More Oklahoma earthquakes linked to wastewater wells in 2017 – USGS

Oklahoma earthquakes

Oklahoma earthquakes caused by oil and gas activity have fallen, but the USGS is unsure if that is because of more rigorous regulations or less activity due to low oil prices. Associated Press photo by Sue Ogrocki.

Oklahoma earthquakes induced by industry reduced in 2016, but largest quake recorded last year

Some areas in southern Kansas and Oklahoma are likely to experience damaging earthquakes due to oil industry activity in 2017, according to the United States Geological Survey.

The USGS has created maps that identify ground-shaking hazards in 2017 caused by human activity and natural earthquakes in the central and eastern US (CEUS) that could affect up to 4 million people.

In recent years, Oklahoma has experienced an increase in temblors associated with wastewater disposal wells associated with oil and gas industry activity.

About 3.5 million people live in the areas of Oklahoma and southern Kansas identified by the USGS as having significant potential for damaging shaking from induced seismicity in 2017.

The USGS research identifies an additional half million people in the CEUS who face a significant chance of damage from natural earthquakes in 2017, bringing the total of people at risk to experience both natural and human-induced earthquakes to about 4 million.

“The good news is that the overall seismic hazard for this year is lower than in the 2016 forecast, but despite this decrease, there is still a significant likelihood for damaging ground shaking in the CEUS in the year ahead,” said Mark Petersen, chief of the USGS National Seismic Hazard Mapping Project.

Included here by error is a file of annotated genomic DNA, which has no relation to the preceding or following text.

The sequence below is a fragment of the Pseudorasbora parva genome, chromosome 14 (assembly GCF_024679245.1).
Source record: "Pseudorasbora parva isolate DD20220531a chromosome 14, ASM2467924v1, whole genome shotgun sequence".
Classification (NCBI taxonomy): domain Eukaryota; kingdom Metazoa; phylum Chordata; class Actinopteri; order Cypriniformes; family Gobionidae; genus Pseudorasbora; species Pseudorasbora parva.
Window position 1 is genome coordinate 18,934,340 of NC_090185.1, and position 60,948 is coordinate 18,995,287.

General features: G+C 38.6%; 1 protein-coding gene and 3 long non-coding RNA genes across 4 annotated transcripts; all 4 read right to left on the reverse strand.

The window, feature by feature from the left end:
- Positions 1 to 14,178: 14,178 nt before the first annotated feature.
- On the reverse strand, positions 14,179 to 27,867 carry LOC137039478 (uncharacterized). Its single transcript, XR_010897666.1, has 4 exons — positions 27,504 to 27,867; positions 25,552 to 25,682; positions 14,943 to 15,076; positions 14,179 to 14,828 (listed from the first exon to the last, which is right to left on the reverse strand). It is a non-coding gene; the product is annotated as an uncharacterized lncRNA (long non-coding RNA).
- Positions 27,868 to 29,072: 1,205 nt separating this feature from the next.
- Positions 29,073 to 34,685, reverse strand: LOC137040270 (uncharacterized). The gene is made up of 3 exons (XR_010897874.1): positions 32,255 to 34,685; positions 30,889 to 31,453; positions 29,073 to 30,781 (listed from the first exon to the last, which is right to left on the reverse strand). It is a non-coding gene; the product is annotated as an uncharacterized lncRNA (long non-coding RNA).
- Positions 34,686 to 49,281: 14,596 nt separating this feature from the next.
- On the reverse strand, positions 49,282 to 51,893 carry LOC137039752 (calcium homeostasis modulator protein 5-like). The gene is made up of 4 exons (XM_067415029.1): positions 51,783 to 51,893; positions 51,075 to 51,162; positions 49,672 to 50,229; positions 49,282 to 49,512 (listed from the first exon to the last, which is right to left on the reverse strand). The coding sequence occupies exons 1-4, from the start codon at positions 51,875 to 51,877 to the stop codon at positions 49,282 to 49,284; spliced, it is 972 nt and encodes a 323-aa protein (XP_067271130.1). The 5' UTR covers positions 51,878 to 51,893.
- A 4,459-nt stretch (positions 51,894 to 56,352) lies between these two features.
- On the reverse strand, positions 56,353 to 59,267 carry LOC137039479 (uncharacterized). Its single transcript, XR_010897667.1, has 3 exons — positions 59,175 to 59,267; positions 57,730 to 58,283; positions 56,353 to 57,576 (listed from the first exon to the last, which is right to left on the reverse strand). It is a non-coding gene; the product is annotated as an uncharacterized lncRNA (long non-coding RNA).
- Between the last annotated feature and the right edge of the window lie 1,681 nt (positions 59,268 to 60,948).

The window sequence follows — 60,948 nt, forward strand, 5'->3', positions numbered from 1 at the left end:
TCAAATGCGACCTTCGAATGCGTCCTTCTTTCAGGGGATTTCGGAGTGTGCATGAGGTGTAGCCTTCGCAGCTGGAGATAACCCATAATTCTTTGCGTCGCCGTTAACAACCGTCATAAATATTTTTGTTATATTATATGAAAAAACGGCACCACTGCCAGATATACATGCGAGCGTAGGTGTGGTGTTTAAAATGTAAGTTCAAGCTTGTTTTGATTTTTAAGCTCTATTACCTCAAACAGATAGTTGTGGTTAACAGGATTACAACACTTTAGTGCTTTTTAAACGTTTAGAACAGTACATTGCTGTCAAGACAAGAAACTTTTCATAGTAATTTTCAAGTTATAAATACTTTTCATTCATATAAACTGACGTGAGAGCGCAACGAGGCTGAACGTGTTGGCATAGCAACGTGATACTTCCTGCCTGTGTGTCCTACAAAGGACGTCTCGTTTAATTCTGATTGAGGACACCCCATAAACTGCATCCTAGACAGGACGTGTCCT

The 2017 forecast shows a decrease in activity expected because fewer earthquakes occurred in 2016 than in 2015.  The USGS says this may be due to a decrease in wastewater injection which may have come about as a result of increased regulations or a decrease in oil and gas production due to lower commodity prices.

On Sept. 3, 2016, an earthquake measuring 5.8 magnitude occurred in Pawnee, Oklahoma.  It was the largest earthquake ever in the state.  Also in Oklahoma in 2016, the greatest number of large earthquakes compared to any prior year were recorded.

According to the Petersen, the chance of damage from induced earthquakes will fluctuate depending on policy and industry decisions.

“The forecast for induced and natural earthquakes in 2017 is hundreds of times higher than before induced seismicity rates rapidly increased around 2008,” said Petersen. “Millions still face a significant chance of experiencing damaging earthquakes, and this could increase or decrease with industry practices, which are difficult to anticipate.”

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